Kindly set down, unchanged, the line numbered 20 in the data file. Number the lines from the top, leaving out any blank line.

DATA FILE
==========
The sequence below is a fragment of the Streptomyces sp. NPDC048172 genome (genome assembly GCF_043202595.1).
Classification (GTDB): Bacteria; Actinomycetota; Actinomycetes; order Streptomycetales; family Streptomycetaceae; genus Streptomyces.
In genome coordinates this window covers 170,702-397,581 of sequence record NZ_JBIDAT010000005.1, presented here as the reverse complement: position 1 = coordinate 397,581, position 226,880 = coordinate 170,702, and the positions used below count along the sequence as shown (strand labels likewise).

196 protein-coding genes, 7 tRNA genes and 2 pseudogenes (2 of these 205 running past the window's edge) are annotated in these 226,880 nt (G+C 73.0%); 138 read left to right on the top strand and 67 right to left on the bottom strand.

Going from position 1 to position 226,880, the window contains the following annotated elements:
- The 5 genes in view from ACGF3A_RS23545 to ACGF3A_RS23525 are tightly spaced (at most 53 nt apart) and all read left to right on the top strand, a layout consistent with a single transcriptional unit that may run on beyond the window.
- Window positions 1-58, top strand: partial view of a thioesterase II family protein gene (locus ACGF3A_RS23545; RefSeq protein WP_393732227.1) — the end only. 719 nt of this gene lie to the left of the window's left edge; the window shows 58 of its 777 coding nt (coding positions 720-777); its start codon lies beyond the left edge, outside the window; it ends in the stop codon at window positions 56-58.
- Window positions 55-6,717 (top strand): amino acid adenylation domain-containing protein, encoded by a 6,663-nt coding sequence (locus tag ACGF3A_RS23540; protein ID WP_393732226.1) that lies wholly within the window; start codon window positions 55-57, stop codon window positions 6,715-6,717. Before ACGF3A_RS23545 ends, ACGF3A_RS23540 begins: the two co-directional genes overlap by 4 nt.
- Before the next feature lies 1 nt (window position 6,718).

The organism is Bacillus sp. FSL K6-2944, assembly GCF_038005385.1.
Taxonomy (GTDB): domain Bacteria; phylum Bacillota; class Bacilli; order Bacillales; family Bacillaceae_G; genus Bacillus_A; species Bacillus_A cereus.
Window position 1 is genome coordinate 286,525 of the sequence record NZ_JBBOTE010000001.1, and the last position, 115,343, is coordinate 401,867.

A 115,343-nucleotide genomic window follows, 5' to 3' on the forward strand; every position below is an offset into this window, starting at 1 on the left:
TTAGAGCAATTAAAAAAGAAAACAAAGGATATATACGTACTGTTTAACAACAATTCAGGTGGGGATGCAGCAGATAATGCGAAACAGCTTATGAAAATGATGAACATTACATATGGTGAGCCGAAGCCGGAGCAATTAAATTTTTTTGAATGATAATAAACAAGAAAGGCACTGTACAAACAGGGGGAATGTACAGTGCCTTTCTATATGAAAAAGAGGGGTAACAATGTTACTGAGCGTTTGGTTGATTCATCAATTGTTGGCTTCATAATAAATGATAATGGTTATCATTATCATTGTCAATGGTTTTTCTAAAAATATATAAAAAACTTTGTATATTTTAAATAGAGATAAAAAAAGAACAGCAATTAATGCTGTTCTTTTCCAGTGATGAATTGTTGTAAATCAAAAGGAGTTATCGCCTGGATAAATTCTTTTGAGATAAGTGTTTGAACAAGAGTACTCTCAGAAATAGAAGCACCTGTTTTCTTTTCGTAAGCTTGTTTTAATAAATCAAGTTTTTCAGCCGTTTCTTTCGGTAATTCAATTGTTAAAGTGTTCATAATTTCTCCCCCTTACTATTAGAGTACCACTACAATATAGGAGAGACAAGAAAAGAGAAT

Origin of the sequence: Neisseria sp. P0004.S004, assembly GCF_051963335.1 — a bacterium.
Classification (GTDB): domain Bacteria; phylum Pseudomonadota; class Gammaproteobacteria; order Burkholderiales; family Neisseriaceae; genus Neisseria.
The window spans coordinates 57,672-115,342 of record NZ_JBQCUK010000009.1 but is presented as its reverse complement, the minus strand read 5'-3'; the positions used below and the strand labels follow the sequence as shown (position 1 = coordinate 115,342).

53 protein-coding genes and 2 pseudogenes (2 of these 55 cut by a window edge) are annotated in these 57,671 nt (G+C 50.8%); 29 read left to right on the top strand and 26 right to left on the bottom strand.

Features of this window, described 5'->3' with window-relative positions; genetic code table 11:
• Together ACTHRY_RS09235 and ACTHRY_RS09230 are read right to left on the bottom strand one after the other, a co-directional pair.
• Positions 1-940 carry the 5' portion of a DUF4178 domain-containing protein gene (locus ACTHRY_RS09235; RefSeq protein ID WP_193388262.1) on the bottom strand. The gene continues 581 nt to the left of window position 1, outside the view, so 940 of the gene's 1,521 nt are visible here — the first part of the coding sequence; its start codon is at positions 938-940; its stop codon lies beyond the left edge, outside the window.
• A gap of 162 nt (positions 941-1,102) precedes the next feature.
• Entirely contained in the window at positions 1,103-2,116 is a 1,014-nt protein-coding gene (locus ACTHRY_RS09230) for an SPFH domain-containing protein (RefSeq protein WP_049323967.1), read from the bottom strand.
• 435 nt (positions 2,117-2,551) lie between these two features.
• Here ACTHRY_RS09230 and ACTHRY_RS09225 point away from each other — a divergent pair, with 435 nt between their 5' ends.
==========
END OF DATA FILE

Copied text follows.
• Together ACTHRY_RS09235 and ACTHRY_RS09230 are read right to left on the bottom strand one after the other, a co-directional pair.